Research Topic

Chemistry, a Sustainable Bridge from Waste to Materials for Energy and Environment

About this Research Topic

Today’s Chemistry is strongly oriented toward more sustainable synthesis procedures. However, in the chemical synthesis of materials, commercial precursors are still the major choice as elements source or additives. Since commercial precursors have their own economic, social and environmental cost, the use of ...

Today’s Chemistry is strongly oriented toward more sustainable synthesis procedures. However, in the chemical synthesis of materials, commercial precursors are still the major choice as elements source or additives. Since commercial precursors have their own economic, social and environmental cost, the use of waste-derived precursors would be highly desired. In fact, in the last decade, the number of literature studies about the use of waste-derived precursors has been considerably increased. Precursors derived from organic waste (ie.: cellulose-containing waste, food waste, and green waste) are the most studied, although research on inorganic waste (ie.: rice husks waste, electronic waste, and rust waste), is gaining interest. Often, waste-derived precursors are used in the chemical synthesis of materials for pollution control, environmental remediation or production, and storage of clean energy, thus closing the cycle of sustainability.

It is worth noticing that the use of waste-derived precursors for the synthesis of materials has some drawbacks. Each waste can be used as a specific element source or as an additive, although it also contains lots of other elements that will unavoidably affect the final materials properties. For this reason, each waste batch should be carefully characterized and the choice of the waste should be well-calibrated with the final material and its requirements. Incorrect sampling procedures may cause problems of scarce reproducibility of the final material. Not all the synthesis methodologies allow using insoluble waste, and thus complex extraction procedures are needed. In spite of all these drawbacks, it has been demonstrated that peculiar materials can be obtained from specific waste-derived precursors, taking advantage of the peculiarity of the waste. New synthesis procedures have to be invented and greater flexibility should be applied to maximize the economic and technological advantages of waste-derived materials production. This Research Topic will contribute to increase the knowledge on the use of waste-derived precursors in the synthesis of materials for energy and environmental applications, transforming a possibility in a real industrial-social opportunity.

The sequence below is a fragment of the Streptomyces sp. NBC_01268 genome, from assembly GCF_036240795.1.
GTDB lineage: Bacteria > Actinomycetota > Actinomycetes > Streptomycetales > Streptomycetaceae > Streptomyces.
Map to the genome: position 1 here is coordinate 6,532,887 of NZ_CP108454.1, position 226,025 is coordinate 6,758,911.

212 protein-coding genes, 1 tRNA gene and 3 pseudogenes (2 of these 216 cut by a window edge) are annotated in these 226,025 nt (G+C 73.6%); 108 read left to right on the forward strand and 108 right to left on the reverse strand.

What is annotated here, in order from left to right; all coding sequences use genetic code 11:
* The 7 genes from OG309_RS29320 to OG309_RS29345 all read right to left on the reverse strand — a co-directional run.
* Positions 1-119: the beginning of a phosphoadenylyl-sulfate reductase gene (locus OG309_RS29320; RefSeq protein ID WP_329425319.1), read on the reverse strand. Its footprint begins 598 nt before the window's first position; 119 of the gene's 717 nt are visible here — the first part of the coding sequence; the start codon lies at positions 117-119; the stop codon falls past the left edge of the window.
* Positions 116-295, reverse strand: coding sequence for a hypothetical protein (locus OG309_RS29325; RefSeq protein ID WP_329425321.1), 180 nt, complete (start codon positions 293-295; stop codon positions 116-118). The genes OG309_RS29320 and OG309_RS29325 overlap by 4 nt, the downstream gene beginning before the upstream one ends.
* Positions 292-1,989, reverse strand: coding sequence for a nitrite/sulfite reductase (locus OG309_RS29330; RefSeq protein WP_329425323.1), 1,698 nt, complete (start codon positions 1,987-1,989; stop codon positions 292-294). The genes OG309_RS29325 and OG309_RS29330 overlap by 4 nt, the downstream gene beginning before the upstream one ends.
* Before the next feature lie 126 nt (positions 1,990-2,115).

This Research Topic is focused on the use of waste-derived precursors in the chemical synthesis of materials for environment and energy, including pollution control, environmental remediation and clean energy storage and production. Organic waste, like biomass, food waste or cellulose and cotton waste, is most commonly considered in the chemical synthesis, but the use of soluble/insoluble inorganic wastes, like electronic waste or metal and metal oxide-containing waste, is strongly encouraged. A comparison with commercial precursors is required. Original Research is preferred, although Mini-Reviews and Perspective are also welcomed. Specific themes include (but are not limited to):
• Isolation and characterization of new precursors from unexplored inorganic or organic waste (i.e.: industrial, urban or household waste) for the chemical synthesis of materials
• New or more sustainable procedures for the chemical synthesis of materials, using waste-derived precursors already explored in the literature
• Chemical synthesis of new materials by using waste-derived precursors already explored
• Relationships between waste-derived precursors and chemical properties of the final material
• Evaluation of advantages and drawbacks in the use of a specific waste-derived precursor


Keywords: Sustainable precursors, chemical synthesis, materials for the environment, waste valorization, materials for clean energy


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18 May 2020 Manuscript

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Manuscripts can be submitted to this Research Topic via the following journals:

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Topic Editors

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Submission Deadlines

18 May 2020 Manuscript

Participating Journals

Manuscripts can be submitted to this Research Topic via the following journals:

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